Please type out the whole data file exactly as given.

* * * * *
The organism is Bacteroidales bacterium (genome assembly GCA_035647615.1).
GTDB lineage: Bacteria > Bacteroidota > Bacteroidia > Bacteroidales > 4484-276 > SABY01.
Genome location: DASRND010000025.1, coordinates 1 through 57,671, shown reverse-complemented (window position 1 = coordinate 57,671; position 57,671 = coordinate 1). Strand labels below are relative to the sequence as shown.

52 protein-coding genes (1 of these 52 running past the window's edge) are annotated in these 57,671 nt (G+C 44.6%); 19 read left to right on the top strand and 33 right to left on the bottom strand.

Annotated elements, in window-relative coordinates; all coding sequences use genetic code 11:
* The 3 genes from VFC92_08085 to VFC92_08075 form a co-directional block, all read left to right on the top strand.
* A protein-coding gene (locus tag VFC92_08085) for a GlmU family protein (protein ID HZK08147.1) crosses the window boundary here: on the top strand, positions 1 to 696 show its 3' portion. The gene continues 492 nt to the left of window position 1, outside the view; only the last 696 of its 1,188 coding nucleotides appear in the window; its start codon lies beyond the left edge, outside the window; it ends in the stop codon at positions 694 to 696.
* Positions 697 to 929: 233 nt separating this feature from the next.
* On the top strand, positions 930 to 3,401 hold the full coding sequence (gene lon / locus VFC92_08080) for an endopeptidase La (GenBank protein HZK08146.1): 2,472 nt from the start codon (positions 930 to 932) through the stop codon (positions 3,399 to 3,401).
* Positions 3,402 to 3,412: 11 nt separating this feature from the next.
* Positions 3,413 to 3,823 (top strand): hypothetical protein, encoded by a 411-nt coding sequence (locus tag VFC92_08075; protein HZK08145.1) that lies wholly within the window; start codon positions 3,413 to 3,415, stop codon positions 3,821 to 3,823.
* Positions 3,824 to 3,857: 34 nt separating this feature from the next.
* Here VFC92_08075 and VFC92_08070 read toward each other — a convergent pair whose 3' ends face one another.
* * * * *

The organism is Bacteroidales bacterium (genome assembly GCA_035647615.1).
GTDB lineage: Bacteria > Bacteroidota > Bacteroidia > Bacteroidales > 4484-276 > SABY01.
Genome location: DASRND010000025.1, coordinates 1 through 57,671, shown reverse-complemented (window position 1 = coordinate 57,671; position 57,671 = coordinate 1). Strand labels below are relative to the sequence as shown.

52 protein-coding genes (1 of these 52 running past the window's edge) are annotated in these 57,671 nt (G+C 44.6%); 19 read left to right on the top strand and 33 right to left on the bottom strand.

Annotated elements, in window-relative coordinates; all coding sequences use genetic code 11:
* The 3 genes from VFC92_08085 to VFC92_08075 form a co-directional block, all read left to right on the top strand.
* A protein-coding gene (locus tag VFC92_08085) for a GlmU family protein (protein ID HZK08147.1) crosses the window boundary here: on the top strand, positions 1 to 696 show its 3' portion. The gene continues 492 nt to the left of window position 1, outside the view; only the last 696 of its 1,188 coding nucleotides appear in the window; its start codon lies beyond the left edge, outside the window; it ends in the stop codon at positions 694 to 696.
* Positions 697 to 929: 233 nt separating this feature from the next.
* On the top strand, positions 930 to 3,401 hold the full coding sequence (gene lon / locus VFC92_08080) for an endopeptidase La (GenBank protein HZK08146.1): 2,472 nt from the start codon (positions 930 to 932) through the stop codon (positions 3,399 to 3,401).
* Positions 3,402 to 3,412: 11 nt separating this feature from the next.
* Positions 3,413 to 3,823 (top strand): hypothetical protein, encoded by a 411-nt coding sequence (locus tag VFC92_08075; protein HZK08145.1) that lies wholly within the window; start codon positions 3,413 to 3,415, stop codon positions 3,821 to 3,823.
* Positions 3,824 to 3,857: 34 nt separating this feature from the next.
* Here VFC92_08075 and VFC92_08070 read toward each other — a convergent pair whose 3' ends face one another.